One of the projects we’re producing ourselves are the ‘palmleather’ products. I saw these little bowls you get at festivals – the ones that look like they’re made from thin wood. I saw those and loved the veins in the material. How amazing is it that mother nature can create perfectly linear veins like that? As it turns out, the material was the shed bark and leaves of an Areca Palm. You can just pick that up from the ground in any city in Southern India, so I ordered a box of them to experiment with what it could be. It’s a brittle material that breaks easily, but it turns out that when you soak it in a specific biological solution, the leaves become soft and flexible, and incredibly strong and leather-like. It’s been five years since we started, and we’ve designed a whole line of ‘palmleather’ products including hats, sandals, bags, and journals. A large American company is releasing a line of ‘palmleather’ women’s sandals this year. All of that made from stuff you can just pick up from the ground.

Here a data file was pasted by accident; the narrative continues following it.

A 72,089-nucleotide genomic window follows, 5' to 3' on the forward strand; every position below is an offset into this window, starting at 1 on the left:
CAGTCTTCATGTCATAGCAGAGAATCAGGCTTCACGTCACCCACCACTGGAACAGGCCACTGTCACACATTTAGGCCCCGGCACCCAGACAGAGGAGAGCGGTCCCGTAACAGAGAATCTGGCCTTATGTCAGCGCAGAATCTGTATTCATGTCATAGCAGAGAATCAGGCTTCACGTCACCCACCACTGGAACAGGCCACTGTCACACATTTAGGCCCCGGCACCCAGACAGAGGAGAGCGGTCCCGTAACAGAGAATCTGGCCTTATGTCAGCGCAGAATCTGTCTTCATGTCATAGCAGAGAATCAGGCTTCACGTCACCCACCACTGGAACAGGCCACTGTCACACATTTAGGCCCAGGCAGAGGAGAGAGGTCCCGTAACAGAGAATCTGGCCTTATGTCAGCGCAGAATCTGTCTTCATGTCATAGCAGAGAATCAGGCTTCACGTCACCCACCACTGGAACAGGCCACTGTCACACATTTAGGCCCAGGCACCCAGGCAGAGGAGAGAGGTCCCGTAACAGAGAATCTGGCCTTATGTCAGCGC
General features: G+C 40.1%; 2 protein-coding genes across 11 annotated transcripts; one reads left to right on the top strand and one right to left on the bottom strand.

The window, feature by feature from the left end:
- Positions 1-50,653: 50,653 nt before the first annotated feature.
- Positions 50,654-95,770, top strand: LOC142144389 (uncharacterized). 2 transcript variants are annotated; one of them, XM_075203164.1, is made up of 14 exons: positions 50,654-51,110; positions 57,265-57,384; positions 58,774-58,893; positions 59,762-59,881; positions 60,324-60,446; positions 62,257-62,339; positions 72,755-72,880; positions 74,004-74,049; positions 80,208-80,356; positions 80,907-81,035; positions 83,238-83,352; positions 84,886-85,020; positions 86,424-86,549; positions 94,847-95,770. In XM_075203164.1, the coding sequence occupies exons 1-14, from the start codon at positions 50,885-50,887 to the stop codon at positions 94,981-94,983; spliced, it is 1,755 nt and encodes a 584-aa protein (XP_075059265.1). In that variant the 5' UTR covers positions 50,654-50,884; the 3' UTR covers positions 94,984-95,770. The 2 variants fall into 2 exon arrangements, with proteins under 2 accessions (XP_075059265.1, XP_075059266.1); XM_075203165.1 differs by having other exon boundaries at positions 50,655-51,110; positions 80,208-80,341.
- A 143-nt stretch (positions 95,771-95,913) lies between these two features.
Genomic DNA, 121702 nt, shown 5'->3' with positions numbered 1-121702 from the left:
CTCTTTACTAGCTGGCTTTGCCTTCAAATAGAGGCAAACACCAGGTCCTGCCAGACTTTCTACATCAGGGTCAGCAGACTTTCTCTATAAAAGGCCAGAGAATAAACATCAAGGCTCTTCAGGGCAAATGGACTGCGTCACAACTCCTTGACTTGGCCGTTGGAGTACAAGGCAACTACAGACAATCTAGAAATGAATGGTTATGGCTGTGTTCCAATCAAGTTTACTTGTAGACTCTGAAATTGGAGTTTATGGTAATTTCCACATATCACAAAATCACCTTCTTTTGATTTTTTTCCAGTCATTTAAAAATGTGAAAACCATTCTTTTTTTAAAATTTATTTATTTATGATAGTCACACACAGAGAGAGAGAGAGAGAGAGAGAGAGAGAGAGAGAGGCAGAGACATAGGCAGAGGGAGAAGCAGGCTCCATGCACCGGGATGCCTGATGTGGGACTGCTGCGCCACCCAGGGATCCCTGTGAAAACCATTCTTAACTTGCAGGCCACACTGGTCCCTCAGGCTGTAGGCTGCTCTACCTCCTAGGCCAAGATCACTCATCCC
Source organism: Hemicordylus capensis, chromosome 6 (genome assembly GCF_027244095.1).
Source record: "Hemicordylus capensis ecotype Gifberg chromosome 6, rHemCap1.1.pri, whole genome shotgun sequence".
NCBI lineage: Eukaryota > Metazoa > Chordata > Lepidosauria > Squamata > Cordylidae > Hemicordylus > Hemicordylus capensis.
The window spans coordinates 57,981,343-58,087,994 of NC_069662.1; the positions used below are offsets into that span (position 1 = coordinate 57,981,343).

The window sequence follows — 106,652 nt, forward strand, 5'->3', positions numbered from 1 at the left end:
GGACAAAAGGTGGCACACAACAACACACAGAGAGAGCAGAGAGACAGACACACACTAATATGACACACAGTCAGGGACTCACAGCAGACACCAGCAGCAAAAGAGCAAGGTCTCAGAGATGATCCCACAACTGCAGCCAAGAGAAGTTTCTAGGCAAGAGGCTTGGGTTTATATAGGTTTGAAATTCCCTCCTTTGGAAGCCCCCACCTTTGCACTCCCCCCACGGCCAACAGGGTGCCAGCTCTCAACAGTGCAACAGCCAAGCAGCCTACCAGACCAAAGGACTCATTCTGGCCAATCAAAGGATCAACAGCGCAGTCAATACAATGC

Tulips can’t just be picked up from the ground, though. How did you start working with those?

The tulip industry is a tough one. It’s a really intense form of agriculture, and most of the time not at all sustainable. There’s a problem there, and it’s one I wanted to help solve. Basically, tulip farmers are trying to use less pesticides to produce their tulip bulbs. Pesticides were needed to prevent the tulip heads, the actual flower part, from developing fungus, which is bad for the bulbs. As a solution, they now remove all the tulip heads before the fungus has a chance to grow, which is around April every year. That’s 800,000 tulip heads per hectare thrown away each year. We figured there must be something we could do with that many flower petals and prevent them from becoming waste. I suppose it sounds kind of sweet, collecting flower petals. But how fantastic is it to have a natural, raw material that is genetically predestined to have the exact same colour every time? You could produce the exact same pigment colours year after year. Something that’s considered useless, like a discarded flowerhead, suddenly has an incredible amount of value.

We figured there must be something we could do with that many flower petals and prevent them from becoming waste.